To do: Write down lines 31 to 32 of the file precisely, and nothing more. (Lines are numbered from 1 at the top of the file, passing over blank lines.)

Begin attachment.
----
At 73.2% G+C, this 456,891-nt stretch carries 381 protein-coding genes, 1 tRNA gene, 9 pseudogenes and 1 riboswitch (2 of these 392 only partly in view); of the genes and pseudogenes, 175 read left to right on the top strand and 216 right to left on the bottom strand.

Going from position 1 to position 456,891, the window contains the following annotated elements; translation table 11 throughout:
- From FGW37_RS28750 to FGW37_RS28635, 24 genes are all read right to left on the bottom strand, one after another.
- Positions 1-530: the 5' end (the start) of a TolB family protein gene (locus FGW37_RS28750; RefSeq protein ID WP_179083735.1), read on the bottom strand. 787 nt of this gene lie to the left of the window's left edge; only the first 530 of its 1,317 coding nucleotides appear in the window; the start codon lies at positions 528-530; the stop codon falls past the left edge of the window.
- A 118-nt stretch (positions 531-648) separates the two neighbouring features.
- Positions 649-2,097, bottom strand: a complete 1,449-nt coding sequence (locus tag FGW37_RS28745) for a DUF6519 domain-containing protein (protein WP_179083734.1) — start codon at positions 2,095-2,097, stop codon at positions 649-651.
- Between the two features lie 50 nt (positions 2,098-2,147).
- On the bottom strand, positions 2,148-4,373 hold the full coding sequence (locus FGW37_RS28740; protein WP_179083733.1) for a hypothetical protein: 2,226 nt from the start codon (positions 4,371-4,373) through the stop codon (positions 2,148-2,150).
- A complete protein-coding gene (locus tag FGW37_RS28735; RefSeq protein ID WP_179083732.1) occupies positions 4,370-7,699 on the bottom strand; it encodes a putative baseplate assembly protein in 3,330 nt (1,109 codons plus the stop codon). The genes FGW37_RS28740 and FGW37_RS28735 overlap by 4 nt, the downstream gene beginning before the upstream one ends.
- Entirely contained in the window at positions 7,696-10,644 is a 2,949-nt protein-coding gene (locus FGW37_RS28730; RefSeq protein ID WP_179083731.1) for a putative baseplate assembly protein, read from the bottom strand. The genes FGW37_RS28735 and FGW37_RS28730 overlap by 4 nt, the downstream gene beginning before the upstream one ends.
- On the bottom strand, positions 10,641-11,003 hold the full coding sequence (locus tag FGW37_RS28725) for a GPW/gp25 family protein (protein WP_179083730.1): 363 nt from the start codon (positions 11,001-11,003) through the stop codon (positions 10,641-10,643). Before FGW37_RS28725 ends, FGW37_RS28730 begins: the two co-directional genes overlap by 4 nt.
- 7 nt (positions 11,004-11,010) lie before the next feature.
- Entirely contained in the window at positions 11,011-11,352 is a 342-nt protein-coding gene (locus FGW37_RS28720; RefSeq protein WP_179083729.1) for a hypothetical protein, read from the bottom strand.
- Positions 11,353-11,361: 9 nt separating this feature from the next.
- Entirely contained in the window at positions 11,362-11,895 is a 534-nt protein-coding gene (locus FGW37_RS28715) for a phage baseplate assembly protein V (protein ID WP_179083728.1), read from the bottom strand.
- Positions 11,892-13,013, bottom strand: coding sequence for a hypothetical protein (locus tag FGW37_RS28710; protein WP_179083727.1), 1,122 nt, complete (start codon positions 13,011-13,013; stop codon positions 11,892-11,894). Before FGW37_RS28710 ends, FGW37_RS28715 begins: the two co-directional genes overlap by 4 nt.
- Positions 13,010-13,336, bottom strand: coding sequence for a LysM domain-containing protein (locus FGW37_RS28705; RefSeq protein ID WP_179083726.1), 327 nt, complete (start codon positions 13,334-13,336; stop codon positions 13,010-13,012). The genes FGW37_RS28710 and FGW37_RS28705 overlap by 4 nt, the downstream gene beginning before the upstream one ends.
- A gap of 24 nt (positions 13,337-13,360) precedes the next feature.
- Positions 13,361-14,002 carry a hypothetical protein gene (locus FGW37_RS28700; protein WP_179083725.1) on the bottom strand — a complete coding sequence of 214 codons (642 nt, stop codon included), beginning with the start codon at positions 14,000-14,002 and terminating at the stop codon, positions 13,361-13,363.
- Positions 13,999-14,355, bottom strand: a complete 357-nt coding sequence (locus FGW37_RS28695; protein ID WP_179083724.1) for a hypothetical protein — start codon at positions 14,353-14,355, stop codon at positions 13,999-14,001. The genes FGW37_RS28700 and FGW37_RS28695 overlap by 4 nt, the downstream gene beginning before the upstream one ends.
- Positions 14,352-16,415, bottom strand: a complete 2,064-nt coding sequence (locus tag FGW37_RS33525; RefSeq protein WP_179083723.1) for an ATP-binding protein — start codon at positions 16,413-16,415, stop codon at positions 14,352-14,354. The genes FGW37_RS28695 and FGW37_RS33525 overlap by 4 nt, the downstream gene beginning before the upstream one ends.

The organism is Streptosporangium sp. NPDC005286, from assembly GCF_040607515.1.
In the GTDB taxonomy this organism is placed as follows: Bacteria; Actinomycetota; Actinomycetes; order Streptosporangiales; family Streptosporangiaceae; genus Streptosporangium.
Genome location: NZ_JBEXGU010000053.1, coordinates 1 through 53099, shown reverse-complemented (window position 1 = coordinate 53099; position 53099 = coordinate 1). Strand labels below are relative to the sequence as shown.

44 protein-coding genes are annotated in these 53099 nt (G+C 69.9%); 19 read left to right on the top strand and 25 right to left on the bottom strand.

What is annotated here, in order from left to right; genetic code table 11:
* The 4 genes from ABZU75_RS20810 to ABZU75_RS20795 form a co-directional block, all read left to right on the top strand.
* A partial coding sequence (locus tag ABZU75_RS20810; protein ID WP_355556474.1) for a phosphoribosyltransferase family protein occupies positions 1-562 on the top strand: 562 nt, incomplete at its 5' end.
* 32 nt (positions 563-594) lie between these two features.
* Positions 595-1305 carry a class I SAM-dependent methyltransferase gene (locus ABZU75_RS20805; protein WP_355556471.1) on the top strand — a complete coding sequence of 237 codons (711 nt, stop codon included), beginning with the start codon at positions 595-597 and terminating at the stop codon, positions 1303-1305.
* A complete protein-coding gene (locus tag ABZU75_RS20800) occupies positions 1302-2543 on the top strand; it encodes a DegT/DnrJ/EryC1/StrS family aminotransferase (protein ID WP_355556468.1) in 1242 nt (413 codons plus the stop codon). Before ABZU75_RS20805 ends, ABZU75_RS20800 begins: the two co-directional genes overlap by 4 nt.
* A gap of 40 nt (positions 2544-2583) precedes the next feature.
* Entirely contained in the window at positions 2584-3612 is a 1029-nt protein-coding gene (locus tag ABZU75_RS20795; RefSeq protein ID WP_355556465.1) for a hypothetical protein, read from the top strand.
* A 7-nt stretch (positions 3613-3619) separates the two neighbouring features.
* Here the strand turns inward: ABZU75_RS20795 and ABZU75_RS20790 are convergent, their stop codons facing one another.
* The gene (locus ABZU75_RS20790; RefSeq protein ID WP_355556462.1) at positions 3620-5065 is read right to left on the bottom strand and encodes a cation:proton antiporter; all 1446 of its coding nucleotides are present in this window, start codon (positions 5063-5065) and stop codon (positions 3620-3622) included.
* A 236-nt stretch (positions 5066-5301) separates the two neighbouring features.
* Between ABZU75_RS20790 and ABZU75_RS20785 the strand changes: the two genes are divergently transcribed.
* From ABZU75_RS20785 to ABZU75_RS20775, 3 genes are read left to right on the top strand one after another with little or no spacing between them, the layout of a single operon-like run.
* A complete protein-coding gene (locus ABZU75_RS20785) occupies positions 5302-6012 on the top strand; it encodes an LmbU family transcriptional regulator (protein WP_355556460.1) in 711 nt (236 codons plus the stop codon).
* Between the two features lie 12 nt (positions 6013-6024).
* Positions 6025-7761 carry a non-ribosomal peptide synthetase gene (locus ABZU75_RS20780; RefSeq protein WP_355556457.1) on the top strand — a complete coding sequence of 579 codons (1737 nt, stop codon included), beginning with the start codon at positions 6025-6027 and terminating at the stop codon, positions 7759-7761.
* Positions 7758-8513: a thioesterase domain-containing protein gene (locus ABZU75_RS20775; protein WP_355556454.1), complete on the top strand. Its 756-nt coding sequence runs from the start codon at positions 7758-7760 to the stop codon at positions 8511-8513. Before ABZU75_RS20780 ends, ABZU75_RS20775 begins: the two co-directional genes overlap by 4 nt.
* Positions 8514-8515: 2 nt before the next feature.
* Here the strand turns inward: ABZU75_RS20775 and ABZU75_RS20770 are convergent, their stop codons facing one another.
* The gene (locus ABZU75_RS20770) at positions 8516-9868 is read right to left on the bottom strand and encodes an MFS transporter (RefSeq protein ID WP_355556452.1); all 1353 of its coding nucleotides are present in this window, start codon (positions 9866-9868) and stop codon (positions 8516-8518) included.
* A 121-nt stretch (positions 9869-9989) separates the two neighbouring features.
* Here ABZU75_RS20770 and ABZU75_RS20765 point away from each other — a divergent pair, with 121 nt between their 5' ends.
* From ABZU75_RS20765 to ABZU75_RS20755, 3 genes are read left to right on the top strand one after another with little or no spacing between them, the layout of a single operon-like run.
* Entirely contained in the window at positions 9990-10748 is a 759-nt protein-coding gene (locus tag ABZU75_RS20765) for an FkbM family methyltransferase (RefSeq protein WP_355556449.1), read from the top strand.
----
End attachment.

* A complete protein-coding gene (locus tag ABZU75_RS20800) occupies positions 1302-2543 on the top strand; it encodes a DegT/DnrJ/EryC1/StrS family aminotransferase (protein ID WP_355556468.1) in 1242 nt (413 codons plus the stop codon). Before ABZU75_RS20805 ends, ABZU75_RS20800 begins: the two co-directional genes overlap by 4 nt.
* A gap of 40 nt (positions 2544-2583) precedes the next feature.